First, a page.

4. npm run test:visual -- --mobile - Compare to Mobile baselines

All screenshots are available at logs/visual-regression/[baseline | diff]/[mobile | desktop]

Automated Accessibility Testing -- aXe

All end-to-end tests should also run our accessibility checking tool, aXe. There's a Nightwatch command written for this, which should be run for any page that you test in an end-to-end tests. We also run aXe on all pages in the sitemap, to ensure 508 and WCAG compliance.

Continuous Integration

Continuous integration and deployment is done via Jenkins CI. All of the configuration is stored in Jenkinsfile. The build runs within docker, which is configured with the Dockerfile. You can run this container locally to debug any failed builds:

  docker build -t vets-website:local .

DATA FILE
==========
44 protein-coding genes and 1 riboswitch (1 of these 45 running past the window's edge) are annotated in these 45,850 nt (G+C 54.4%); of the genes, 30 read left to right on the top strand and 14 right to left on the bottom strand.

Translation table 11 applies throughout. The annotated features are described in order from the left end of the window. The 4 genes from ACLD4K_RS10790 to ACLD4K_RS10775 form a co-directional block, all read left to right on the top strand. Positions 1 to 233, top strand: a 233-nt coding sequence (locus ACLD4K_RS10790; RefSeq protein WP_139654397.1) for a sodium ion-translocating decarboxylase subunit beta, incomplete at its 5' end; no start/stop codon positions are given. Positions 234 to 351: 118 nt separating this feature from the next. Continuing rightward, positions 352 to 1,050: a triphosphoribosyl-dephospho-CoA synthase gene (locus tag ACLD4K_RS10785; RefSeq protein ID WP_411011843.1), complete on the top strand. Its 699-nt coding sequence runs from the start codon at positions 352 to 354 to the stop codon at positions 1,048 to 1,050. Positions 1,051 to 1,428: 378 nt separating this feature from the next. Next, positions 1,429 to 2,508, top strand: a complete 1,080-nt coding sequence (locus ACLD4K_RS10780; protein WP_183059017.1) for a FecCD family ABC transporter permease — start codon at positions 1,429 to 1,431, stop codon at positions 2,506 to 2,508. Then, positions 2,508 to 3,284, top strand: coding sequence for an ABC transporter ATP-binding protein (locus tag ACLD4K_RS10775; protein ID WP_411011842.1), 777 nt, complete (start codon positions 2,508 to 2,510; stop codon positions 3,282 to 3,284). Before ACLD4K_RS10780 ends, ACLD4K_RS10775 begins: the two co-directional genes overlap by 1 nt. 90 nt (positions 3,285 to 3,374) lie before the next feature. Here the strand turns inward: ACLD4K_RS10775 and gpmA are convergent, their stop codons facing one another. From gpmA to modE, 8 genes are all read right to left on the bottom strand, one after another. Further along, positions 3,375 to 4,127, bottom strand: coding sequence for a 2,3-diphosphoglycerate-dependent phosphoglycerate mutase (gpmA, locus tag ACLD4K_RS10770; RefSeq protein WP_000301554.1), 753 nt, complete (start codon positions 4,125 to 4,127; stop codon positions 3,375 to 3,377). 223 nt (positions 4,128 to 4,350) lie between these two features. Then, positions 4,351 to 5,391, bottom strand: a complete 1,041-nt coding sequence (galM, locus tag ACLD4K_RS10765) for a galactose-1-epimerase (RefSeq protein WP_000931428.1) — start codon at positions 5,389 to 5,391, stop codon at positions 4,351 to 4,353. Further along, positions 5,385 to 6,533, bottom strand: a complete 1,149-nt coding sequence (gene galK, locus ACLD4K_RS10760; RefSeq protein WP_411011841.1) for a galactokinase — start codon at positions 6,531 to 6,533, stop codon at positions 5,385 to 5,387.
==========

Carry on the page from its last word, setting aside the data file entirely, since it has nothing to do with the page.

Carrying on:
docker run -it --rm vets-website:local /bin/bash
  cd /application && npm run build && npm run test

Builds are triggered for PRs for all build types. The special branch name content/wip/.*, will fail by default and not run any builds. This is to allow rapid iteration on WIP content team work before builds are tested.

Tests are run over the production buildtype for all PRs. Tests should not be tied to the build type. Instead, define a feature flag variable and test both the enabled and disabled states. While a build type will either enable or disable the feature in the UI, the tests will still run the feature's code path despite the environment. This ensures that your component will function in all builds regardless of the build type. The important distinction is that your feature is still active within the code base, but the UI is either enabled or disabled by the feature flag.

Supported Browsers

Browser Minimum version Note
Internet Explorer 11
Microsoft Edge 13
Safari / iOS Safari 9
Chrome / Android Web view 44 Latest version with >0.5% of traffic
Firefox 52 Latest version with >0.5% of traffic